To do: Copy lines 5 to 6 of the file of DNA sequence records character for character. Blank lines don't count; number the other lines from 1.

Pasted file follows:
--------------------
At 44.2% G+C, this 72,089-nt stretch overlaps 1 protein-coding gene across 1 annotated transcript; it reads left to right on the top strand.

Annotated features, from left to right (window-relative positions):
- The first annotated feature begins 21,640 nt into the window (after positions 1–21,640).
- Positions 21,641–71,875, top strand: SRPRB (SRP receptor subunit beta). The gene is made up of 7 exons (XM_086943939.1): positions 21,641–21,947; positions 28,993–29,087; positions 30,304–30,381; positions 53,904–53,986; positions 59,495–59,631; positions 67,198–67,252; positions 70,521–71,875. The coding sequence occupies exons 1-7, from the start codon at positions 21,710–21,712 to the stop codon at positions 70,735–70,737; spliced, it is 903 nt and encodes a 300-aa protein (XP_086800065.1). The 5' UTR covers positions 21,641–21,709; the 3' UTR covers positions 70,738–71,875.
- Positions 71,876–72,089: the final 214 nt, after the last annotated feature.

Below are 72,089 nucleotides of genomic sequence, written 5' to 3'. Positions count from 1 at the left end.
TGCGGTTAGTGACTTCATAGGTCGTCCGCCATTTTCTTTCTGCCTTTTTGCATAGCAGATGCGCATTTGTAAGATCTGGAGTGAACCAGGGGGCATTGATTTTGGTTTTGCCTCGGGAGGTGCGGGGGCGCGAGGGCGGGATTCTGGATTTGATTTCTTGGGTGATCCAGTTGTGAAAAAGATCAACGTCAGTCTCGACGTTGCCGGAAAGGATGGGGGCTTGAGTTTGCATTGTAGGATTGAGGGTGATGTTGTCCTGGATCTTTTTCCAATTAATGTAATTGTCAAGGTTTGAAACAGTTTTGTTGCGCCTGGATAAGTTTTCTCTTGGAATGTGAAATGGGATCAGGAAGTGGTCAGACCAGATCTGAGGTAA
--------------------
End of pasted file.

- Positions 71,876–72,089: the final 214 nt, after the last annotated feature.

Below are 72,089 nucleotides of genomic sequence, written 5' to 3'. Positions count from 1 at the left end.